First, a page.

Severely obese adolescents lost weight, kept it off, and removed comorbidities after bariatric surgery

According to researchers from UTHealth Houston and the University of Miami, severely obese adolescents who underwent bariatric surgery before age 22 had significant and lasting weight loss and comorbidities after surgery.

The results of the study were published early online in the Journal of the American College of Surgeons.

The study contains the longest follow-up data currently available on adolescents who are severely obese after weight-loss surgery, showing they lost 31.3% of their weight and kept it off more than a decade later. They also had a 100% remission in diabetes, asthma and elevated lipids.

“There are long-term benefits to completing bariatric surgery before age 22,” says Sarah Messiah, PhD, MPH, senior author of the study and professor and director of the Center for Pediatric Population Health at the UTHealth School of Public Health-Dallas . “The sustainability of the positive health outcomes is not yet well known at this young age. It is a gap in understanding that this research has helped to fill.”

Messiah has collaborated with lead author and bariatric surgeon Nestor de la Cruz-Munoz, MD, at the University of Miami for 15 years, to research the outcomes of bariatric surgery for adolescents.

“It’s like a deep sigh of relief to see results that confirm that we’ve been doing good for these patients for 20 years, even if they were lost to follow-up,” de la Cruz-Munoz said. “Some of these kids are severely depressed, and if we can change the lives of these kids while they’re in high school or before college, it can give them a fresh start and hope for a better life.”

While many patients in the study were lost to the bariatric team due to problems with insurance coverage or relocations, the study results showed they were followed by pediatricians and primary care physicians for health conditions, and complications were rare.

“What sets this study apart is that 74% of patients who have had surgery are Hispanic and 84% are Hispanic or non-Hispanic Black. We know that minority groups are disproportionately affected by obesity, and this shows that they have benefited from the surgery, and so surgery can be a tool to address these inequalities,” Messiah said.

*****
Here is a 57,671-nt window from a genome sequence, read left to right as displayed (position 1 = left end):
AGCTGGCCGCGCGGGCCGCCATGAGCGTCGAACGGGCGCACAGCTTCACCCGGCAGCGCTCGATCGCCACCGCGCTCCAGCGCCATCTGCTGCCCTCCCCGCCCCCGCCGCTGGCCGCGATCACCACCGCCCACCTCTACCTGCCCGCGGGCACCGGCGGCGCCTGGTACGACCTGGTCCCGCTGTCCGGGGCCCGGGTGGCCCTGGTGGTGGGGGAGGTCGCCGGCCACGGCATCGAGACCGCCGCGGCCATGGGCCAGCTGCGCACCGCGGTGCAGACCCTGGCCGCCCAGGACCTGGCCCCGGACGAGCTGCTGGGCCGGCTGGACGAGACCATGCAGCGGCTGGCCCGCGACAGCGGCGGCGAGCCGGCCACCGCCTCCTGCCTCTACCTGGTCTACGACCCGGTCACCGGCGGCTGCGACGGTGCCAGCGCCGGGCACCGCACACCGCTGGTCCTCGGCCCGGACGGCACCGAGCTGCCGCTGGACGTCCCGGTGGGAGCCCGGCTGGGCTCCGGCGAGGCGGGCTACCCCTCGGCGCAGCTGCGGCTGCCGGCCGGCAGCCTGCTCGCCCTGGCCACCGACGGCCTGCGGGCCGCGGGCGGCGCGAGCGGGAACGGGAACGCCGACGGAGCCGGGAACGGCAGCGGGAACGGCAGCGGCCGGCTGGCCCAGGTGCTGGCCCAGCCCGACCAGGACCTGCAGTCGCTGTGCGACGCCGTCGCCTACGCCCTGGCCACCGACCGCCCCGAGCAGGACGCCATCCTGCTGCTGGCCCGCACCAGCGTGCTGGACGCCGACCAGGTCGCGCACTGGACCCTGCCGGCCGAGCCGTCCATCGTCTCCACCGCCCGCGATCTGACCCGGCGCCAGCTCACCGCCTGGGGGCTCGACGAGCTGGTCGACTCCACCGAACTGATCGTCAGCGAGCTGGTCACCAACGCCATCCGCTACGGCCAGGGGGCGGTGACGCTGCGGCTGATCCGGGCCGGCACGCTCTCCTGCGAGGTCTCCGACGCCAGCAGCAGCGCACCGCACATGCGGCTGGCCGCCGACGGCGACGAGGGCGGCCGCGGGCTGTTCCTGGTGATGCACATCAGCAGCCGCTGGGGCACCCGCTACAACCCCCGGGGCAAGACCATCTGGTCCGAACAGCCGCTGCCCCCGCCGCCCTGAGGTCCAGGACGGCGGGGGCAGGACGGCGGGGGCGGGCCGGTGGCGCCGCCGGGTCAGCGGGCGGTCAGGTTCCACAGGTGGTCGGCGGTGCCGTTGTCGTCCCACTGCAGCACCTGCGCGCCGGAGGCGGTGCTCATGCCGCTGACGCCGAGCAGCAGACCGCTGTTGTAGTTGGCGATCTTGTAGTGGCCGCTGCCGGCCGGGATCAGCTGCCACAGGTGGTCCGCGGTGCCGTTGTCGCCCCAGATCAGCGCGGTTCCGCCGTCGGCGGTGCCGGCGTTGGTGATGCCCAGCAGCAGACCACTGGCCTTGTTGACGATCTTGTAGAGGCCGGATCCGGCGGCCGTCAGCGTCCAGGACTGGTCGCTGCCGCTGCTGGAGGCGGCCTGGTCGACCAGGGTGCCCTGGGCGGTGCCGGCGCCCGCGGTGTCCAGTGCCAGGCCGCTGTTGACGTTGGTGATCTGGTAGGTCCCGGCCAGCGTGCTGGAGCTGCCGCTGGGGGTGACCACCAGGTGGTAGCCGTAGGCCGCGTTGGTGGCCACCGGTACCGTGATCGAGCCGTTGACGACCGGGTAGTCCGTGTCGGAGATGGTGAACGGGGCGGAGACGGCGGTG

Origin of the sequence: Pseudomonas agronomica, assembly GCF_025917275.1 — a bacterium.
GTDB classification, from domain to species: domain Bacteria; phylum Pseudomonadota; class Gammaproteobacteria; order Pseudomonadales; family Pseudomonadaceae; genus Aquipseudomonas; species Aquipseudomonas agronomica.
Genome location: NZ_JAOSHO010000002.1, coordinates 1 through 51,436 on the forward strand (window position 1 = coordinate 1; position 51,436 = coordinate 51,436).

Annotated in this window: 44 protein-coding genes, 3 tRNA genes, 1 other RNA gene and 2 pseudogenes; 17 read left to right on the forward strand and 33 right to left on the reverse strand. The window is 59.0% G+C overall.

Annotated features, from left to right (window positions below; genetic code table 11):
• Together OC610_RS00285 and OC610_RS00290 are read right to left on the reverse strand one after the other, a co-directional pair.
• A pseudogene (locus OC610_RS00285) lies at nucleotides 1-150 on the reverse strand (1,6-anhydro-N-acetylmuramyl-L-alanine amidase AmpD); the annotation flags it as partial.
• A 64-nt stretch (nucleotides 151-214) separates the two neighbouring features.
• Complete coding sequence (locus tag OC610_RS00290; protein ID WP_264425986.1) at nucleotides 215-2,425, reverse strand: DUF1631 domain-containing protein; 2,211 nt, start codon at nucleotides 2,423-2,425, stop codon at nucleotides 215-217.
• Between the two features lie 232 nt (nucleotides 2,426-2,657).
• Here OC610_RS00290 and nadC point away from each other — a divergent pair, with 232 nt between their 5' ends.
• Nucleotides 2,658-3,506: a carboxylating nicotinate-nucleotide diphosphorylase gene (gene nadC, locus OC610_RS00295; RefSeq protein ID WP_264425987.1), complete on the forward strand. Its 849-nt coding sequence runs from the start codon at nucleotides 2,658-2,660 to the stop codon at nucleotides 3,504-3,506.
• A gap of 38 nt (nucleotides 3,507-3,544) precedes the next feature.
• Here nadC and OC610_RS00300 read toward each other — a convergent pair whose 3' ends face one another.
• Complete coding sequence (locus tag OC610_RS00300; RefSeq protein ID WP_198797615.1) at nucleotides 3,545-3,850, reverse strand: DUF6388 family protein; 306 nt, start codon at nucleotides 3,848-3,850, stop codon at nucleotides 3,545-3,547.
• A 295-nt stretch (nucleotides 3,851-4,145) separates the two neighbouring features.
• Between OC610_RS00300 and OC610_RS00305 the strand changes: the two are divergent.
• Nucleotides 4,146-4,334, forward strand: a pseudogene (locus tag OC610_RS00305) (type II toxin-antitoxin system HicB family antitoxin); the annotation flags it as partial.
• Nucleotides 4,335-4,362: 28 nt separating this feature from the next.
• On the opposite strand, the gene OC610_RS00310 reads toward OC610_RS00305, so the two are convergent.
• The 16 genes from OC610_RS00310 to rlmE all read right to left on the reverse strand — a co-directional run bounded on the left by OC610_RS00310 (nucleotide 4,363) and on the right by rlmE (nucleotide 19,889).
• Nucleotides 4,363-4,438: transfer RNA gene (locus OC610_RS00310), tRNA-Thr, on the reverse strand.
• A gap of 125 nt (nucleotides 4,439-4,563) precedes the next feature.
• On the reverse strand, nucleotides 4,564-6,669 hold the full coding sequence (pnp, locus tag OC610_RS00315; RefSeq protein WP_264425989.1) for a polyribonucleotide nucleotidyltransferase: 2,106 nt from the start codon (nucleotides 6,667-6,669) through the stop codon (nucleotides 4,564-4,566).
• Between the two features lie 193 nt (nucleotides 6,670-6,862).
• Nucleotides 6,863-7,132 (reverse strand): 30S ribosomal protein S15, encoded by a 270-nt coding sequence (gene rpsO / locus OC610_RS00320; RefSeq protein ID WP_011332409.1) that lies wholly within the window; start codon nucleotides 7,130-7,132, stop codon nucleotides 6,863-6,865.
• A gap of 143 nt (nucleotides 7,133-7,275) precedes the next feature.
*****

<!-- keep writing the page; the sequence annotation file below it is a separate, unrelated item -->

In the US, nearly 12% of non-Hispanic black adolescents, 9% of Hispanic adolescents and 7% of non-Hispanic white adolescents aged 12 to 19 are severely obese, meaning a body mass index (BMI) percentile is equal to or higher than the 99th percentile for their age and gender. This puts them at greater risk of developing cancer and chronic diseases, including cardiovascular disease, diabetes, kidney disease, and liver disease.

Of the 96 respondents who took part in the study, 86.5% reported improved dietary habits since surgery, 60.4% were involved in regular exercise, and more than half of the women, 67%, had a successful pregnancy and delivery.

Patients’ BMI numbers fell from 44.9 before surgery to their lowest BMI of 25.2 after surgery, a 44.4% decrease.

Prior to surgery, 14.6% of patients had hyperlipidemia (high levels of fat in the blood), 10.4% had asthma, and 5.2% had diabetes or hyperglycemia. After surgery, the remission was 100%. Hypertension, sleep apnea, anxiety, gastroesophageal reflux disease and depression also decreased significantly.

“Adolescents are the fastest growing segment of the severe obesity epidemic in the US, and the COVID-19 pandemic has exacerbated the problem,” Messiah said. “The evidence from this study supports recent recommendations from the American Academy of Pediatrics to increase access to surgery for adolescents. We hope this data can change the barriers to entry for these children.”

UTHealth School of Public Health co-authors were Luyu Xie, PharmD, PhD; Folefac Atem, PhD; and M. Sunil Mathew, MSIT. Other co-authors were Hallie J. Quiroz, MD; and Onur C. Kutlu, MD, of the University of Miami; and Steven E. Lipshultz, MD, of the University at Buffalo.

Funding came in part from grants from the National Institute on Minority Health and Health Disparities of the National Institutes of Health.

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